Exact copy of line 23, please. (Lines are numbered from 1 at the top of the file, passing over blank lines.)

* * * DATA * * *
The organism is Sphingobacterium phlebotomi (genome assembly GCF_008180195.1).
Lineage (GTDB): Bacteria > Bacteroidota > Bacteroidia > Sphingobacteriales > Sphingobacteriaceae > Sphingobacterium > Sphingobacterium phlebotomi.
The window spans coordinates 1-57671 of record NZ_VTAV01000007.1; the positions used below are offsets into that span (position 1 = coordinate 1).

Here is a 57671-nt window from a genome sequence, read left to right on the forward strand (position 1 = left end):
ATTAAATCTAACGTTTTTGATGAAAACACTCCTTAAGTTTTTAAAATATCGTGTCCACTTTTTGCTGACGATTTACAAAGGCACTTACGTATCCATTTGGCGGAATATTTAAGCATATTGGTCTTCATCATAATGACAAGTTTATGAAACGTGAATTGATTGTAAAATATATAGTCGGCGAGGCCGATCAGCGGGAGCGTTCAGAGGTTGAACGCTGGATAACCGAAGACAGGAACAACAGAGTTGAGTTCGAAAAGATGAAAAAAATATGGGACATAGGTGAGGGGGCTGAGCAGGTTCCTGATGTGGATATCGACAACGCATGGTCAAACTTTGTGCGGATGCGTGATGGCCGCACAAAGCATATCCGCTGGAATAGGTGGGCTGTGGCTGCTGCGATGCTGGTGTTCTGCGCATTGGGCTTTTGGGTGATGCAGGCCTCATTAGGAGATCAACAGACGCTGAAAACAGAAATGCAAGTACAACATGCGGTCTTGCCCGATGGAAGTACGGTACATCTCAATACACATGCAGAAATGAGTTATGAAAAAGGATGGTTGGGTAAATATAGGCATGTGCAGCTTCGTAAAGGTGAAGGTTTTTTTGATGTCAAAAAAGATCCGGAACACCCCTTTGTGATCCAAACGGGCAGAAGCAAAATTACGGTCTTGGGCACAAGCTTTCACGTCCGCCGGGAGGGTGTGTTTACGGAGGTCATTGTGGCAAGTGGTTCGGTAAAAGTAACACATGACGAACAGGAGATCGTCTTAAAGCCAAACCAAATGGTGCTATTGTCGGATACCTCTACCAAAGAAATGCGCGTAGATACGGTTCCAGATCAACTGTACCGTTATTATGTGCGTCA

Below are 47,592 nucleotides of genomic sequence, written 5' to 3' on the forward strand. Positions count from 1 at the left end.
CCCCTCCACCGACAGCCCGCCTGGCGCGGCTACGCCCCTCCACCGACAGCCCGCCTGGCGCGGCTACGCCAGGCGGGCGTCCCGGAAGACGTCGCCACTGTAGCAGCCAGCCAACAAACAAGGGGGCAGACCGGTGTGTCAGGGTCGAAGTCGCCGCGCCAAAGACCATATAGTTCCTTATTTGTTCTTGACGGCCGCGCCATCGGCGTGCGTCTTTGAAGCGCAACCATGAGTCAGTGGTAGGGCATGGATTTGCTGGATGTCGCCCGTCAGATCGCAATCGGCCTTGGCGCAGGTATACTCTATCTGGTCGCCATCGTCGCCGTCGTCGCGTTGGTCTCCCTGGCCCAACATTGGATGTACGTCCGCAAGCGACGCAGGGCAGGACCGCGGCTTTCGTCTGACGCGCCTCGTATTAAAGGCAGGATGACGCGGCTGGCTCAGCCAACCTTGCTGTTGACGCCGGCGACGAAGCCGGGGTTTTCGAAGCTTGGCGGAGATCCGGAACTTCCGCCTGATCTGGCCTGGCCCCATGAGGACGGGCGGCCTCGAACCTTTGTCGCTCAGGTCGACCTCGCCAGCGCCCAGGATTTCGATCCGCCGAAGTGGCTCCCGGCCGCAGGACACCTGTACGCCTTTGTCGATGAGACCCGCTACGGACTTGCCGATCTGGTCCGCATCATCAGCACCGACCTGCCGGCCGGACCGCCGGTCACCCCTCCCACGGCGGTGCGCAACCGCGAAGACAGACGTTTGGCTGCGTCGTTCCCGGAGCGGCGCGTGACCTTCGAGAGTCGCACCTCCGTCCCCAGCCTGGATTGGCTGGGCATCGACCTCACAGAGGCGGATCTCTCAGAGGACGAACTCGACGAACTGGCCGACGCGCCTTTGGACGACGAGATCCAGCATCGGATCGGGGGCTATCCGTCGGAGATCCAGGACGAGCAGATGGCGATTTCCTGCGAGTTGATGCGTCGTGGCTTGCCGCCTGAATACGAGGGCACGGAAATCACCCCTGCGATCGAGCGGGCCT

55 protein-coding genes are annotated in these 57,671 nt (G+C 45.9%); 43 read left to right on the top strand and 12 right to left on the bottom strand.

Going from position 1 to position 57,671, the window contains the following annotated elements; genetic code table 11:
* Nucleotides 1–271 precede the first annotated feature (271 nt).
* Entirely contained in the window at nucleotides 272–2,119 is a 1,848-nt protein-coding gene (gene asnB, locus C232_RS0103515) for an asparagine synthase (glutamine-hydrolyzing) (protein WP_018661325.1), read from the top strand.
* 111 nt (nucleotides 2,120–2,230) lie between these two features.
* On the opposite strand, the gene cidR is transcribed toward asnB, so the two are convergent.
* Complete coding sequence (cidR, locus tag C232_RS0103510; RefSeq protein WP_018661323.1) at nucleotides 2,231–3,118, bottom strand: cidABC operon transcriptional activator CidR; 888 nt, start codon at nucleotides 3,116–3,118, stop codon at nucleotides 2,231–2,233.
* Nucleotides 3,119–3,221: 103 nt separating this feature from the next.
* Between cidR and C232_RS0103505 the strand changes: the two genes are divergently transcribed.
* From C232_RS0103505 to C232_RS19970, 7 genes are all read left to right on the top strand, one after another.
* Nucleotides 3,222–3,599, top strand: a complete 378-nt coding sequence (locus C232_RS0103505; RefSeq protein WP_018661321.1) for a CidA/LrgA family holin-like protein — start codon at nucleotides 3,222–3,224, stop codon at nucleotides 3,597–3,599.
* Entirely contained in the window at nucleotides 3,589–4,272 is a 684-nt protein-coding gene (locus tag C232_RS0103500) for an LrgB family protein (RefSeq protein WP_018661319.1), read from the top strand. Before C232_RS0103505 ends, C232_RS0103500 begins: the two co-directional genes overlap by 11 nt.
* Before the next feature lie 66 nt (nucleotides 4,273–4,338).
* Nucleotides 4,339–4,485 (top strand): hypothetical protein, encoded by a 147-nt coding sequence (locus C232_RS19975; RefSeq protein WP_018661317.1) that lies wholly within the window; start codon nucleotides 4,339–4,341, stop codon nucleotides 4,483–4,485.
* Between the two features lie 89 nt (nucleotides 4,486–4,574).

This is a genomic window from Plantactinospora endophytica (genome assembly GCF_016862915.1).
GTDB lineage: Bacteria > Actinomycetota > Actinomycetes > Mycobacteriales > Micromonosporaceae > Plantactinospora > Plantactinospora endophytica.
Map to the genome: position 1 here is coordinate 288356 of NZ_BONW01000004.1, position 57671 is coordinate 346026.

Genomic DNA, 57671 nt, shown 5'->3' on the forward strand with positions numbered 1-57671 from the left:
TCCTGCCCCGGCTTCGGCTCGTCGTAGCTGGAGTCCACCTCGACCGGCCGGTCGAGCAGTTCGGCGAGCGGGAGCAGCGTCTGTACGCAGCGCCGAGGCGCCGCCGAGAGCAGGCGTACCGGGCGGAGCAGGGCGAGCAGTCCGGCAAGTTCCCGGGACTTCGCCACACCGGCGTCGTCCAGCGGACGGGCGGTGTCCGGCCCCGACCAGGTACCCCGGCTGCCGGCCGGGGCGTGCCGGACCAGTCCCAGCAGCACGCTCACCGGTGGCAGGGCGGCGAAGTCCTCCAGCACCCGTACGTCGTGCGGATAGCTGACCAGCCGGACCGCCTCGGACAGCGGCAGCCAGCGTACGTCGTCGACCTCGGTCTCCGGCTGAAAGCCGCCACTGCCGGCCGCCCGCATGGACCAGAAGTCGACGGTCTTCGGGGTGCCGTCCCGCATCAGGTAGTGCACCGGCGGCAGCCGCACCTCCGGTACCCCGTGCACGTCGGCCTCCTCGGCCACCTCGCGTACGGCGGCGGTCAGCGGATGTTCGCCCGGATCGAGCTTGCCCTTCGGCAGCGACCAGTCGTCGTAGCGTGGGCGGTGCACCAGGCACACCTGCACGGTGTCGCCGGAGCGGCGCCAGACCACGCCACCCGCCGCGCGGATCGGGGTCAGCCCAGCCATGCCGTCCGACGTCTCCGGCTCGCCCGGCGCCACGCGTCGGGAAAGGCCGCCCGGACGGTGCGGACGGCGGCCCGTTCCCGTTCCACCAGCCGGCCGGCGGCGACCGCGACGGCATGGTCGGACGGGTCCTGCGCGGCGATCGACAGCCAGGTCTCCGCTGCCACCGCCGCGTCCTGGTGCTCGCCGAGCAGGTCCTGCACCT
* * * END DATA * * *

This is a genomic window from Plantactinospora endophytica (genome assembly GCF_016862915.1).